Monday, November 23, 2009
Bus to Monhonk
Admittedly I was reading a book about Jewish boys playing baseball, but I'm figuring that with a mind so cloudy her eyesight wasn't that preternaturally sharp. After all, I myself hadn't realised what the novel was about before I got it home. It's one of those books where the back cover is used up with flowery praise instead of pedestrian clues about genre, cast or plot. In many ways these books give the same high-minded message as the unpriced sparklers at Tiffany's: if you need to ask too many questions, plebeian consumer, you don't deserve to take me home.
The woman came over just as I'd decided to abandon my Apple Snapple and Chris had shrugged off my latest suggestion that we head to the gate. There was still fifteen minutes ("seventeen minutes", Chris insisted) before our bus left for New Paltz, but since it was the last one for three hours, I was getting twitchy.
The woman who sidled over was white-haired and conservatively dressed. She had her head was tucked defensively into her neck as if expecting a blow from adversaries unknown. Her words came out in an unruly flow, as if she hadn't spoken for a while.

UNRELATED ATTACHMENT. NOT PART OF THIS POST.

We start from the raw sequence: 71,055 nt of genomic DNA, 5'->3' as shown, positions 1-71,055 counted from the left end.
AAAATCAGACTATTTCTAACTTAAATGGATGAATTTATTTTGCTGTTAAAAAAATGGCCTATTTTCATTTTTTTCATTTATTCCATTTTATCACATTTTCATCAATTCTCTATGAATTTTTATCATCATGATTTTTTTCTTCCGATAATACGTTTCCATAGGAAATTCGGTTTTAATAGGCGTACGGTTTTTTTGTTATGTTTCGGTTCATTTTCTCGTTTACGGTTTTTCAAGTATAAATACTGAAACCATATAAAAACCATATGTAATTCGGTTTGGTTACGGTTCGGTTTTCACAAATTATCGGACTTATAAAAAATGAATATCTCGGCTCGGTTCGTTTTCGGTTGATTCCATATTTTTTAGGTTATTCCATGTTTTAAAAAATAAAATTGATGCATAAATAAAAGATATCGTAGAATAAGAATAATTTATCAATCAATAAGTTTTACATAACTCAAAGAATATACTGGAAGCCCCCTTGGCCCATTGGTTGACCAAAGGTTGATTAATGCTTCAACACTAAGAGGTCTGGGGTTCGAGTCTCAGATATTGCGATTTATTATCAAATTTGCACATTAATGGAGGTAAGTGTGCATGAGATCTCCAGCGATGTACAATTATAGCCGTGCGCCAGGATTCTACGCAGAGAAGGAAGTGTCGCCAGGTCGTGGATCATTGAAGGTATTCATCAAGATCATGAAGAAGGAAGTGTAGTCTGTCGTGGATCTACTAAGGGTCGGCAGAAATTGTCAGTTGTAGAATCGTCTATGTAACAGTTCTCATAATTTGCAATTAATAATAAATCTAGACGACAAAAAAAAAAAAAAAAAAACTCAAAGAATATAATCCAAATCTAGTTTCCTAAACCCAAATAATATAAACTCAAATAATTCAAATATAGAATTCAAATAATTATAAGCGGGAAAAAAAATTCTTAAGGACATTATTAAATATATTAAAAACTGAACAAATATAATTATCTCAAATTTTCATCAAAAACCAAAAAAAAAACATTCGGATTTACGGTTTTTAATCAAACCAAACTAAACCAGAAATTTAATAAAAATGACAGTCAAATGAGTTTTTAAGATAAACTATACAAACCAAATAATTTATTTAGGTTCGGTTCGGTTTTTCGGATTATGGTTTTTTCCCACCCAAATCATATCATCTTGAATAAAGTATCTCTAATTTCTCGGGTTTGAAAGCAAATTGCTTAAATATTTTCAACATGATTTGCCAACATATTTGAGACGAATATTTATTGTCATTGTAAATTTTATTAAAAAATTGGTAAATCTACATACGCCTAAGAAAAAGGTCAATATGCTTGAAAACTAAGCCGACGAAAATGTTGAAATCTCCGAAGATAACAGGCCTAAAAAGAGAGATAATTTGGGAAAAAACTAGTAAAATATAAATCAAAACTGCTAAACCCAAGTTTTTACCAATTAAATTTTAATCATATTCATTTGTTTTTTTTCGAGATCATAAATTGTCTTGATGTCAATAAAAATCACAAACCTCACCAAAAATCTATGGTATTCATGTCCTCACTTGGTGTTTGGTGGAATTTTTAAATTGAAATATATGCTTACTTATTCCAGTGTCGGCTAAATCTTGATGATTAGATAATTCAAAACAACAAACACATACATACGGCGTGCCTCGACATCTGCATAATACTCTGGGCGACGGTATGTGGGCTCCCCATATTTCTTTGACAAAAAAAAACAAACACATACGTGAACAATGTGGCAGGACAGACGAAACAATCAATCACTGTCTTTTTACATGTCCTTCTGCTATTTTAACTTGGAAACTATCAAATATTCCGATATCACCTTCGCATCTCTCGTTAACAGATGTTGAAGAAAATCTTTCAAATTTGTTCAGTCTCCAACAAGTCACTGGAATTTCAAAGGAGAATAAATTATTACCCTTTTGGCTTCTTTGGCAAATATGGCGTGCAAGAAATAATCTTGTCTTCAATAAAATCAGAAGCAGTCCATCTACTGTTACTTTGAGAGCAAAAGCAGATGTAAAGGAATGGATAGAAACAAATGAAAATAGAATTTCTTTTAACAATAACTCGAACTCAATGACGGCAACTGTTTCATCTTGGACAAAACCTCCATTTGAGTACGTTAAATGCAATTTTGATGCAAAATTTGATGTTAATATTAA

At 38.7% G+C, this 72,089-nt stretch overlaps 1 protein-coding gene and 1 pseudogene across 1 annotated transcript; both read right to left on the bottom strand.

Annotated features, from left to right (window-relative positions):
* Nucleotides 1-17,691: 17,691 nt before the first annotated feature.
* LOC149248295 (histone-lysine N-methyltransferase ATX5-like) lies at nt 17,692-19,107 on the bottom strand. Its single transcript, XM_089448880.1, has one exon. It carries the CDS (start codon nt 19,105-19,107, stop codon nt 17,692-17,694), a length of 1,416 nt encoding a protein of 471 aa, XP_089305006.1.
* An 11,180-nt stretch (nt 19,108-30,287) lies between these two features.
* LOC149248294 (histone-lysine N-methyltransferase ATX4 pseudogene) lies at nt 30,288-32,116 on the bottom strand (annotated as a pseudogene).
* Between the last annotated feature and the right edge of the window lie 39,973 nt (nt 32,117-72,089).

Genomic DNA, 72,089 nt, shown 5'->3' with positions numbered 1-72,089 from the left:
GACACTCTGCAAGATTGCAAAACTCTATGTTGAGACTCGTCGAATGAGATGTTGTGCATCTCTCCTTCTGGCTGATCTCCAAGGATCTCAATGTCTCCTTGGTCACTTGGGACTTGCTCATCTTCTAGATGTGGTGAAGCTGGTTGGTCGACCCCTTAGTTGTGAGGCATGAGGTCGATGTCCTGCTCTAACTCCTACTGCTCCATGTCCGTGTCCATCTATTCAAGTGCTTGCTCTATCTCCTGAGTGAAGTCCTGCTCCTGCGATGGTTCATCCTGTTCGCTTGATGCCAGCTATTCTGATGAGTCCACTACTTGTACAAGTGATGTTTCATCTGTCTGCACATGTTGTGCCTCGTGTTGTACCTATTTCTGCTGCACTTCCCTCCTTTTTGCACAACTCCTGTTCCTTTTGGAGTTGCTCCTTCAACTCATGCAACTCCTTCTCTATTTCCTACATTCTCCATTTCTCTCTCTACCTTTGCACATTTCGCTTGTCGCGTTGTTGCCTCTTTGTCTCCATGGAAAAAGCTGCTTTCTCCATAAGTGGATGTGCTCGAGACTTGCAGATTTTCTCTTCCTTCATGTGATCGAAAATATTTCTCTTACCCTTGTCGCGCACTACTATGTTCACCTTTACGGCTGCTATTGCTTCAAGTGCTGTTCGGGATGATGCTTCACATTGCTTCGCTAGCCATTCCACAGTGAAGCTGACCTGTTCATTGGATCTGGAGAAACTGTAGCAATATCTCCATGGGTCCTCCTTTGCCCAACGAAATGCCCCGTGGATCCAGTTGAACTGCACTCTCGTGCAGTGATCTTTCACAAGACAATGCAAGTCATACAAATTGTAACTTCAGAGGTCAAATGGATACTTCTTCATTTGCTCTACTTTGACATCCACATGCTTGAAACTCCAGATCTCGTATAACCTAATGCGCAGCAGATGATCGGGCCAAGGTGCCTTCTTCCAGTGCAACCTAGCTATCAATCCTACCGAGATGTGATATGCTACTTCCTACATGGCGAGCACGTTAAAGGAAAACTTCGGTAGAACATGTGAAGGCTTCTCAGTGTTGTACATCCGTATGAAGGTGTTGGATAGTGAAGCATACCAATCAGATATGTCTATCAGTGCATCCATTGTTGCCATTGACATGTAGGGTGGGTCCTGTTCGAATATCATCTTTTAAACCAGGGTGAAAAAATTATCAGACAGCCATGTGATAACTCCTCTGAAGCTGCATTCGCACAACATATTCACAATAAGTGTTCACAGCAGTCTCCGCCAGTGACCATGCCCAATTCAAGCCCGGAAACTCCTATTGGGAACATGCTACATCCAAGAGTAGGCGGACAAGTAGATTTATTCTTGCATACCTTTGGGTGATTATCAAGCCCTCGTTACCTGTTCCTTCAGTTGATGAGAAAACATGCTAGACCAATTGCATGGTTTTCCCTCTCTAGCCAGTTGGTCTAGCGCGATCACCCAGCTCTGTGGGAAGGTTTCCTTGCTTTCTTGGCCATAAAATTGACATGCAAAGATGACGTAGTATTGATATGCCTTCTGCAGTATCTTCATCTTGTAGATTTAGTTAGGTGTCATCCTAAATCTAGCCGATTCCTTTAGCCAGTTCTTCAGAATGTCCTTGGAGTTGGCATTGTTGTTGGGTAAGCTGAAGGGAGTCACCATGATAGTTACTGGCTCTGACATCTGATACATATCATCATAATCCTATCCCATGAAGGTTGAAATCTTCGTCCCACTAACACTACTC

"I don't know if you're Jewish or not, you should watch out because they're really antisemitic around here."
She was staring at Chris, ignoring me, seemingly oblivious to the fact he still had his headphones on.
"Don't go over there." She gestured wildly to the Greyhound Desk. "They'll sell you the wrong ticket. And if you go there..." This time she pointed down an unmarked corridor. "...they'll shut you in. You'll get locked in. And you won't be able to get out."
"Ok, erm, thank you," Chris replied.
The woman nodded twice, clutched her bags to her and set off in one of the directions she hadn't warned us against.
"What she say?"
Chris repeated what the woman had said. Seems I hadn't been hallucinating, although the speed and intensity with which she'd delivered her warning had seemed so out of step with the prosaic surroundings of the grimy Port Authority cafeteria.
"God knows what that was about," he concluded.
"It's your beard. It confuses people."
After that he let me drag him along to Gate 34. I left my abandoned Apple Snapple, in case one of the waifs and strays wanted to finish it. It seemed like that sort of place.